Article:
Egypt's newly-appointed prosecutor general submits resignation
Egypt's newly-appointed prosecutor general, Talat Ibrahim Abdullah, submitted his resignation to the head of Supreme Council of Justice on Monday, state TV reported.
The resignation came hours after a fresh protest on Monday held by hundreds of members of the general prosecution outside the office of Abdullah, demanding him to resign.
Abdullah, along with his assistant, was surrounded by the crowd when leaving his office after his resignation was submitted. His assistant then persuaded the protesters to give way to Abdullah, official MENA news agency reported.
Abdullah said in the resignation that he asked for the head of Supreme Council of Justice to think about his request and to let him go back to previous judicial work.
The resignation will be discussed in a session of the judicial council set for Sunday.
On Nov. 22, Egyptian President Mohamed Morsi appointed Abdullah, a member of the judiciary, as new prosecutor general for four years, to replace former prosecutor general Abdel-Maguid Mahmoud.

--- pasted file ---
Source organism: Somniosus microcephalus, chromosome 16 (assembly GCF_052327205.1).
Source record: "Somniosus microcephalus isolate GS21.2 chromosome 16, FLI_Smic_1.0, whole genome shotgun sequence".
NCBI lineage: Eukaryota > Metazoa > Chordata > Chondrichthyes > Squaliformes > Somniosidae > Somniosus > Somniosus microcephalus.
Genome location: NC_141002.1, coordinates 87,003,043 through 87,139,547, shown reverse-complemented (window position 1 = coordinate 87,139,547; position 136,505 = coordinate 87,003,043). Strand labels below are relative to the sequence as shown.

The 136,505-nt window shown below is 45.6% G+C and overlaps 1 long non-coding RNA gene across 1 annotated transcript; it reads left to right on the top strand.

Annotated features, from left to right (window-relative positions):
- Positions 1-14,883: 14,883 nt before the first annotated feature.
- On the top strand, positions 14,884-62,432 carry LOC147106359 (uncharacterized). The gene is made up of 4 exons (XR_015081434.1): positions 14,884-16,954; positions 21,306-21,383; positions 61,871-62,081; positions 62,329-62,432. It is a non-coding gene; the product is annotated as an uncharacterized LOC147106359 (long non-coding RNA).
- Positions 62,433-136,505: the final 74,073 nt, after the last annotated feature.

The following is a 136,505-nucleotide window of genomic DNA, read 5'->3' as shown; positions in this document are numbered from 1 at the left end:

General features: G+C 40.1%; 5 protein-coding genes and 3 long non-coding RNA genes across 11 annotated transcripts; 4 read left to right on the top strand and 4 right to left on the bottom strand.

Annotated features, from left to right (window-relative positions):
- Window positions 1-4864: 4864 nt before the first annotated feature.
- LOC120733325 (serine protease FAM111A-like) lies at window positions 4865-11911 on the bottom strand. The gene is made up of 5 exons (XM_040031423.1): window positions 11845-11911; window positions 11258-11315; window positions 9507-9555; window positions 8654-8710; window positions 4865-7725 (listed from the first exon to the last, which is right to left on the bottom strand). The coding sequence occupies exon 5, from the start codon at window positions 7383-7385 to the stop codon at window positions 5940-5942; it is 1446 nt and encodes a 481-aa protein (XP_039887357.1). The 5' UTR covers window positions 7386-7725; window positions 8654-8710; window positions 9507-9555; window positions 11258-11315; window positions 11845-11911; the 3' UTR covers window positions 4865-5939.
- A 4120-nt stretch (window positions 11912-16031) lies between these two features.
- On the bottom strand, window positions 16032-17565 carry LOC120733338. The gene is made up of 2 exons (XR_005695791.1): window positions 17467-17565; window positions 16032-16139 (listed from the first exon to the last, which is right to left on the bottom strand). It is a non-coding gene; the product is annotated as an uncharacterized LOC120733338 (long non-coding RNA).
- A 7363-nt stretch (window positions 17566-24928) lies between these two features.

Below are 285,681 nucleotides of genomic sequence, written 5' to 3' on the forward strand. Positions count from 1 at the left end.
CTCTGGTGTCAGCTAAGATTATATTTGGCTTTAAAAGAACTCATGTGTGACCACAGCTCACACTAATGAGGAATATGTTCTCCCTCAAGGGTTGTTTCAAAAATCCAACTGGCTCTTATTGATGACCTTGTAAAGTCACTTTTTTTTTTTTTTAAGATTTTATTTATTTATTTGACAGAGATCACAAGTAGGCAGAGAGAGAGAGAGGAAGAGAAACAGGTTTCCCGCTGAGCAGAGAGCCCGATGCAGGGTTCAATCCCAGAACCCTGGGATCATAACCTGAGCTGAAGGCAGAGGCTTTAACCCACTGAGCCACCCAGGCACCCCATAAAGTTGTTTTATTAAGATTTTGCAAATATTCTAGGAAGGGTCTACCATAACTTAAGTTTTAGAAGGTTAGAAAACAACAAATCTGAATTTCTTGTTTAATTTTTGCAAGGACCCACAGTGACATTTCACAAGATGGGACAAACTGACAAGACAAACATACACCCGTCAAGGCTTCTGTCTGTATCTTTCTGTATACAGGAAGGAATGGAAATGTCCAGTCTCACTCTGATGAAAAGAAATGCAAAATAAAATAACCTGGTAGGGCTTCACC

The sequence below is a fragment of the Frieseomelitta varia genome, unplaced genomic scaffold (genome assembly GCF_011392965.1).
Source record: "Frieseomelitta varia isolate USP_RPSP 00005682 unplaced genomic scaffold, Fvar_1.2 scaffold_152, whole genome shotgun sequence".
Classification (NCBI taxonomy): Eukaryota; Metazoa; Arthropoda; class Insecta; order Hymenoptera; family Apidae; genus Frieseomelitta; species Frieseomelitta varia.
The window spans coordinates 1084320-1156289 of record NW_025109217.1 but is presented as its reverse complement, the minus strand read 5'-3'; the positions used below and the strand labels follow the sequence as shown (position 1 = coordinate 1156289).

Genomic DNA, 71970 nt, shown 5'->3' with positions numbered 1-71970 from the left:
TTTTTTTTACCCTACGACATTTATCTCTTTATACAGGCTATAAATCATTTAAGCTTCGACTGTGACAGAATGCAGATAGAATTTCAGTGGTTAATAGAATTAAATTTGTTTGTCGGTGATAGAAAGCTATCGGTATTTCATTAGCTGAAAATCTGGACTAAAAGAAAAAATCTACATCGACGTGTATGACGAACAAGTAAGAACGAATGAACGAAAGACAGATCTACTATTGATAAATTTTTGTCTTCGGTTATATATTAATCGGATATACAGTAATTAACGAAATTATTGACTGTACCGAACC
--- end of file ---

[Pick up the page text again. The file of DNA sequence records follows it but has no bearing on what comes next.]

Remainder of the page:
Mahmoud was approved on Dec. 6 by Supreme Judicial Council as president of Cairo Court of Appeal.
Morsi's appointment decree was issued on Nov. 22 after a new constitutional declaration was announced by presidency spokesman Yasser Ali, stipulating that the president is entitled to appoint a prosecutor general for a four-year term among the members of the judiciary whose age should not be under 40.
Morsi issued a new constitutional declaration on Dec. 9, annulling the previous one designed to expand the president's powers by making all his decrees issued since he came into office final and above judicial appeal, but the effects rooted in the declaration such as the appointment of Abdullah were remained.